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Super Ichiban Travel Blog Part III: Play Ball! [II]
Sep 6th, 2009 by Dan

Jet lag is always a bit difficult to overcome, but when you’ve flown to the other side of the world, the body really doesn’t know what to do with itself. So it came to pass that I wrote the whole second half of Part II of this travelogue at 0600 after a half hour of tossing and turning, despite being on almost no sleep. This third part comes straight from my exhausted fingers to you, starting before the first Giants game and continuing after getting back to the hotel.

Our bright morning begins at 0830 for a quick pre-trip briefing. Dave and I quickly learn that we are most definitely the youngest members of the group. There are maybe four or five people on the tour younger than 30 and certainly none in their early twenties like us. Bob thankfully runs a rather loose ship, allowing us to mostly do what we want throughout the day instead of being forced to do one thing at all times. We meet up for trains and ballgames and that’s about it. Once the main tour departs, I won’t even have that, since Bob and Mayumi plan to head off on their own.

Mayumi offered to head to Sensō-ji Temple, the oldest temple in Tokyo, and Dave and I decided to go along. Our hotel is near private railway lines and the Tokyo Metro, so we hopped aboard, allowing me to experience the metro firsthand. It most resembles the DC Metro, since it requires you to pay a fare based on how far you travel, which is rather unfortunate, but the trains arrive almost 800 times faster and more regularly, so the comparison clearly only goes so far.

Sensō-ji’s main features are the iconic giant lanterns that adorn the center of each of the gates of the temple. In between the two gates, the area is packed to the gills with vendors and stalls selling food, typical Japanese souvenirs, toys, clothes, and video games. The temple itself is a rather loose compound with shops flanking it on all sides along with a Shinto shrine. Dave and I explored the area a bit, but decided not to get souvenirs right away since it was still early in the trip. The temple was also fully populated with hordes of schoolchildren, all in uniform visiting the shrine on class trips. Even very small children were on trips to the temple, carried by hilarious carts like children on hand-pushed buses. Apparently they do this in other big cities in America, but I’d never seen it before so Dave and I quickly took to accusing the cart pushers of kidnapping all the kids in the carts.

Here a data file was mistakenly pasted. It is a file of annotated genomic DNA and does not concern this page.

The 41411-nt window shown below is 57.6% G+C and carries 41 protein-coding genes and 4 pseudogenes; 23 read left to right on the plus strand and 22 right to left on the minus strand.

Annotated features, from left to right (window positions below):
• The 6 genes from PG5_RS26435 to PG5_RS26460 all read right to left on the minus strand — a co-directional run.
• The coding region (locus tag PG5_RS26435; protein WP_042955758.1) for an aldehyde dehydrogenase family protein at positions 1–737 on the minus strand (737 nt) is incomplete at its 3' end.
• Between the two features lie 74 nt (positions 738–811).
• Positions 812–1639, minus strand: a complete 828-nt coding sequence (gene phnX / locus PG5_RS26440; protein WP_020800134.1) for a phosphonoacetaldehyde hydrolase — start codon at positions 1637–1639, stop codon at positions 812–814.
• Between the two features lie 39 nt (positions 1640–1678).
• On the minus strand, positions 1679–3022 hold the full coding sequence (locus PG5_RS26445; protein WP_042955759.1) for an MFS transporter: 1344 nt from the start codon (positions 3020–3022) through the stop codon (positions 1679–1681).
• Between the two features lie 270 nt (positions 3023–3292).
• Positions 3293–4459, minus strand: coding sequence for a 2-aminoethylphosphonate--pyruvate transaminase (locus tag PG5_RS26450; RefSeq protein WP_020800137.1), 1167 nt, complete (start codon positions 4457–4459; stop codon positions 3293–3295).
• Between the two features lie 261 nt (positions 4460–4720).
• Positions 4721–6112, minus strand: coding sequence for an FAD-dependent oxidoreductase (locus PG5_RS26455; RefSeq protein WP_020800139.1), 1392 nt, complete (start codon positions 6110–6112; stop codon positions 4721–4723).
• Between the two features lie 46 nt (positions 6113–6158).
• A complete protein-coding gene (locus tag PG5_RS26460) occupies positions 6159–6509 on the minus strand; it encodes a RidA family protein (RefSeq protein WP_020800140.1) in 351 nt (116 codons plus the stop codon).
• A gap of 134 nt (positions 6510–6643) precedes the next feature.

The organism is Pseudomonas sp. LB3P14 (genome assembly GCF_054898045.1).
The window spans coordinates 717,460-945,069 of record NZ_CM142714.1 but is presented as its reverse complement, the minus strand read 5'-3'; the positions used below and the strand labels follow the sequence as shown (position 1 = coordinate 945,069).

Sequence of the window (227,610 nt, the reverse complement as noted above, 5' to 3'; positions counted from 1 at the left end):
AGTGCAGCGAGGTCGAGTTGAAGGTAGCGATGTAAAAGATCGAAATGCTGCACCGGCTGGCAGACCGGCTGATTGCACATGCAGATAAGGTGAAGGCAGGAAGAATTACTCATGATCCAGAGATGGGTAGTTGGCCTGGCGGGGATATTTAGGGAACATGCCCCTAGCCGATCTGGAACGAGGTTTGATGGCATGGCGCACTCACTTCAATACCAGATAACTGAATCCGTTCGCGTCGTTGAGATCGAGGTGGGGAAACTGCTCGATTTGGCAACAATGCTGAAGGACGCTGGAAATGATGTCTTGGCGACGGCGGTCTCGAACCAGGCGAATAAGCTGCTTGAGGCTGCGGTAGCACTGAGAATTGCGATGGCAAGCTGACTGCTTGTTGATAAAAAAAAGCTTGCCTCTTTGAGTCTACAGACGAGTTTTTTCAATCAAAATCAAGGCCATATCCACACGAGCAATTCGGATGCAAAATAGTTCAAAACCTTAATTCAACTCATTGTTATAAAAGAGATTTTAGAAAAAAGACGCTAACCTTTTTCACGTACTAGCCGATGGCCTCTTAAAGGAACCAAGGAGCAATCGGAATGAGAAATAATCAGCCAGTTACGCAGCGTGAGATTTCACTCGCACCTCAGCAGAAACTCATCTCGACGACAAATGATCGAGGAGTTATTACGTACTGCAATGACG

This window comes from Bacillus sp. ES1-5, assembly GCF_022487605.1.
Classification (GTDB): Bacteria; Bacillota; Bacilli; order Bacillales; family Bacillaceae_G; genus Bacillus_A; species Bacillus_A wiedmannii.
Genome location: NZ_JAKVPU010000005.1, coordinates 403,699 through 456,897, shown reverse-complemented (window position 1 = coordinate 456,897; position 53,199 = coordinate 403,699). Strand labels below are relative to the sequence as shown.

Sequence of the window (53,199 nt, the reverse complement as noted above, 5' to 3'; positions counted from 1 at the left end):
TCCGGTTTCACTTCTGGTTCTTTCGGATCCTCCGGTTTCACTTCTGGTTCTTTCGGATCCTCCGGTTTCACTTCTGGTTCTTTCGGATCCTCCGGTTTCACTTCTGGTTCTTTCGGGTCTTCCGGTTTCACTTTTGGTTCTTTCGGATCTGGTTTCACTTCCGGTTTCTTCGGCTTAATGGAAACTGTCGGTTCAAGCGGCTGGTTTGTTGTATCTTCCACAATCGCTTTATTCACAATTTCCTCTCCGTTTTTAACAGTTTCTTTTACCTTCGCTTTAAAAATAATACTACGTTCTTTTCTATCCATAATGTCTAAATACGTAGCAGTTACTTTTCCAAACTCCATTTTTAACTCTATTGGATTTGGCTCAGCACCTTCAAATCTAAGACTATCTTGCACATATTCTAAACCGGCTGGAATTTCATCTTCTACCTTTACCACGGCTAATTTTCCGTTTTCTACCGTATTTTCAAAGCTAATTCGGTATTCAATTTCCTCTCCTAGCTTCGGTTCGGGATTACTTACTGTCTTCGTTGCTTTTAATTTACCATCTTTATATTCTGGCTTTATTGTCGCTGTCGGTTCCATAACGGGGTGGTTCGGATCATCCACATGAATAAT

The outer gate has a huge lantern

The outer gate has a huge lantern

After our temple visit, we had free time until the game, so Dave and I decided to go eat lunch and hit up Akihabara again. Since CoCo Curry is on the way to Akihabara and it’s so good, Dave and I had yet another lunch there that I thoroughly enjoyed. Since we were visiting in the daytime, Akihabara looked a lot more like it should complete with alleys bursting with electronic components. In the distance I spotted Pac-Man ghosts chasing an 8-bit Mario and assumed that it had to be some sort of retro-game store. Since I was looking for a copy of Mother 3 to validate a translated ROM, Dave and I headed toward it to check it out.

If this doesn't scream retro game shop, I don't know what does.

If this doesn't scream retro game shop, I don't know what does.

Once we got closer, it became immediately obvious that we were standing at the door of a Super Potato, Japan’s most famous video game collectors store. The interior is divided up loosely chronologically, with early systems like the Famicom, MSX, and PC Engine situated on the first floor of the shop, Super Famicom and Mega Drive on the second floor of the shop, and Playstation, Nintendo 64, Sega Saturn, GB and GBA at the top of the games sections (game soundtracks also lived on this floor). The topmost floor was a retro-game arcade that had some seriously old arcade cabinets and some seriously awesome decorations and all of the floors had collectibles and toys from famous franchises.

BIG BOSS!

BIG BOSS!

My hunt for Mother 3 did not go so well at first, mostly because it seemed that there were no used copies sitting around the shelves. I walked up to the counter on that floor, said “Mother 3” in the most inquisitive way possible, and just looked confused. At first I didn’t think they understood what I meant, but they helped me look a bit and didn’t find it. Before I could get too dejected, the other guy behind the counter pulled out a new cartridge in the Japanese-style GBA box. My wallet was lightened by about ¥3600, but I was now the owner of a brand new Mother 3 cart. Mission Complete! S-Rank!